Don’t make a song and dance of it… just cook steak!
The following post contains affiliate links, which means that at no extra cost to you we can make a tiny bit of money to help support this blog. Thank you!
Take That Look Off Your Face is a song from Andrew Lloyd Webber and Don Black’s musical, Tell Me On A Sunday, a one-woman, one-act show about an English girl moving to New York and her various relationships, first staged in 1980 following a successful concept album starring Marti Webb. The show was later combined with Lloyd Webber’s Variations ballet and renamed Song And Dance, a Broadway version of which earned Bernadette Peters a Tony Award.
In 2003, Tell Me On A Sunday was once more adapted as a very successful stand-alone show starring Denise Van Outen. The stand-out hit of the show, Take That Look Off Your Face (which may be unique in the musical theatre repertoire as being the only song to mention corduroy trousers) is “the girl’s” reaction to being told by a girlfriend the news of her boyfriend’s infidelity, ranging from disbelief to anger at her friend’s apparent glee.
“What does that have to do with steaks?”I hear you cry.Ermm… look what’s that behind you? (runs away…)
This post is really the result of me staring, uninspired, at supermarket shelves and dithering… and when you reach that point, steak is the only solution – you can make it as fancy as you like, or pretty basic as it is here… but it’s always a winner – so take that look off your face, slip on your corduroy trousers and get going!
A garlic and herb butter is a classic garnish for a steak and it’s so easy to make. Chop the herbs (parsley is the usual suspect here, but feel free to mix it up), crush the garlic and mix into the soften butter. Tip the whole thing onto a piece of foil and, using the foil, roll it into a sausage shape. Seal the foil and refrigerate – you can freeze any leftovers, making it handy for any quick midweek steak dinner fixes like this one!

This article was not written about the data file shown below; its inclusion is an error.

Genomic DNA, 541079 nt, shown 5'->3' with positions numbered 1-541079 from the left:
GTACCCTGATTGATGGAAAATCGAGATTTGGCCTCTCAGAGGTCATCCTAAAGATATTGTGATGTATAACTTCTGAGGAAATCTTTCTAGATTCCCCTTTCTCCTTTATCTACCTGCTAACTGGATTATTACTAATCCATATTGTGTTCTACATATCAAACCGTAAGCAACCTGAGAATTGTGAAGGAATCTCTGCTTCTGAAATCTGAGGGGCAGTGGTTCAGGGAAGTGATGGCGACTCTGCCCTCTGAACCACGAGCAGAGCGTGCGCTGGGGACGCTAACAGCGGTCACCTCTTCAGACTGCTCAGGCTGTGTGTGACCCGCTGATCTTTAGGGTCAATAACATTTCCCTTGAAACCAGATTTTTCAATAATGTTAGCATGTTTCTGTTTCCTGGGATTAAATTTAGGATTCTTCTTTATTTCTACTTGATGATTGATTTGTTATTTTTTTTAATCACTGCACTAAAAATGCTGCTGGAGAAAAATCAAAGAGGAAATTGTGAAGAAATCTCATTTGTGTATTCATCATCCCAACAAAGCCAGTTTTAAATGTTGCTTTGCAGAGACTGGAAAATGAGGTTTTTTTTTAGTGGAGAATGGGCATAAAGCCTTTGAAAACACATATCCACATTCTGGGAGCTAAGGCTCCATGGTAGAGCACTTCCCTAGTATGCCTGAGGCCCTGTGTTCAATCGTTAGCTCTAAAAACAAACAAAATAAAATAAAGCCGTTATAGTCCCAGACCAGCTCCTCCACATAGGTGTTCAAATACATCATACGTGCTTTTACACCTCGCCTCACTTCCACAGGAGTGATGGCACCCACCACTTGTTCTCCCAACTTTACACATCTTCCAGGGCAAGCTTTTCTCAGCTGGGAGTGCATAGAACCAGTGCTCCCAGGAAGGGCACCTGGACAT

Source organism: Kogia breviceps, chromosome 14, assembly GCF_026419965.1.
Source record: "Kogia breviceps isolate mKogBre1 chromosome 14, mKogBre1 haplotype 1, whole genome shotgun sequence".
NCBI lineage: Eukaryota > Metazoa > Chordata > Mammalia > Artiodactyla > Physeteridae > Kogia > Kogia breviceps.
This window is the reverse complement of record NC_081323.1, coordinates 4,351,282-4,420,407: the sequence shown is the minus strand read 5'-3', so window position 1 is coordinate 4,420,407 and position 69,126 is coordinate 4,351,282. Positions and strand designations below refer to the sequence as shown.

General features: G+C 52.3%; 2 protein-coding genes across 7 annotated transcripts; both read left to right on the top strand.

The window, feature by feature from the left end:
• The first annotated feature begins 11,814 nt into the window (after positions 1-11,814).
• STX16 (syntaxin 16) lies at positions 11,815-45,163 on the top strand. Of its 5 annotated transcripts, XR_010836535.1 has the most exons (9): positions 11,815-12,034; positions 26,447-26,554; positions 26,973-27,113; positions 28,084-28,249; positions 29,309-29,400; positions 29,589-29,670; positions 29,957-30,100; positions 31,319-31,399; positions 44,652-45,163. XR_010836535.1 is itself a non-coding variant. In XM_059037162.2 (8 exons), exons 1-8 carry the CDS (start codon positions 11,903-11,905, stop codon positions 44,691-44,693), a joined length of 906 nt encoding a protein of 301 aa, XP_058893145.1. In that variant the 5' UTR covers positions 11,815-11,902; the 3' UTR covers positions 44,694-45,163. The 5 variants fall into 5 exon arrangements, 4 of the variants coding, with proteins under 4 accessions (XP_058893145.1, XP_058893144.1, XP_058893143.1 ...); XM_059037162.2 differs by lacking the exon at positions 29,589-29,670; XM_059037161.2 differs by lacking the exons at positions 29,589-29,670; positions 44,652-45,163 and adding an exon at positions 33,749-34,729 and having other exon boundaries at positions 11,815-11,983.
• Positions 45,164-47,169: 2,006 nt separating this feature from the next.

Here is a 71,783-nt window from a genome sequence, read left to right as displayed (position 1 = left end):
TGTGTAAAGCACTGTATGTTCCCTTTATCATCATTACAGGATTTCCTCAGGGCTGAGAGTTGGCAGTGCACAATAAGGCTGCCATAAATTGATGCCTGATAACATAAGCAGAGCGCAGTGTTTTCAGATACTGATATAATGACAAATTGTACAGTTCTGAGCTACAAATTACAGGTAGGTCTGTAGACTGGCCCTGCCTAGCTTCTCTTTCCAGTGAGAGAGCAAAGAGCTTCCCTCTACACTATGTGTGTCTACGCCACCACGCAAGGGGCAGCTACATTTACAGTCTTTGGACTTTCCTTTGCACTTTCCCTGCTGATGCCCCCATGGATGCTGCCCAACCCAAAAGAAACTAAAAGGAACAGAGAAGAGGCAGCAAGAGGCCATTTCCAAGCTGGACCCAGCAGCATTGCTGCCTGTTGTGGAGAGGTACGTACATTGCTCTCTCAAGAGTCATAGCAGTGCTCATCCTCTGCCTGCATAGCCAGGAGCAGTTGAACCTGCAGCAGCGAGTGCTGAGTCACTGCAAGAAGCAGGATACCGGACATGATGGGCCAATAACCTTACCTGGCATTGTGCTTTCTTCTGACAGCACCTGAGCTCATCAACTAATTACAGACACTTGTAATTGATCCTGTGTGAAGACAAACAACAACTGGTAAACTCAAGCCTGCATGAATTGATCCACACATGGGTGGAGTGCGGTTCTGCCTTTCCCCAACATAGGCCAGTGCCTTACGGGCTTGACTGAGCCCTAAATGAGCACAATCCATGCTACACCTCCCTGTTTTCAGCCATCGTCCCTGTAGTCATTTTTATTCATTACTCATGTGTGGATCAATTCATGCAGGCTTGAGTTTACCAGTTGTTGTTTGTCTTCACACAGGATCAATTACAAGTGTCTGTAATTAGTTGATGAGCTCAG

You probably have your own reliable way of cooking steaks, so do that – but here’s how I cook them, bearing in mind that I like rare steaks. I used a stainless steel pan, so it will need a little oil, but, if you’re using non-stick, you can leave this out (and will get a better colour without).
First, heat a frying pan with a little oil and season both sides of the steaks. Sear the fatty side of your steaks – not only will this crisp up the fat nicely, but the rendered fat in the pan will give your meal a better flavour. After a couple of minutes, lay the steaks flat. I find it best to flip steaks regularly, keeping the pan hot. I normally flip after 30 seconds but, as these were pretty thick, I started with a minute each side and then 30 seconds each side, until the steak had been cooking for 4 minutes. If you want to check, make a small incision into the steak but also give them a good prod with your finger (you’ll soon get used to how your perfect steak feels). Let the steaks rest somewhere warm for five minutes.
Meanwhile, fry the mushrooms and onions in the same pan. Serve the steaks with any juices, the mushrooms, onions, a slice of the butter and a side salad (dressed with Je Vinaigrette Rien of course) for a speedy light evening meal.
For the garlic butter: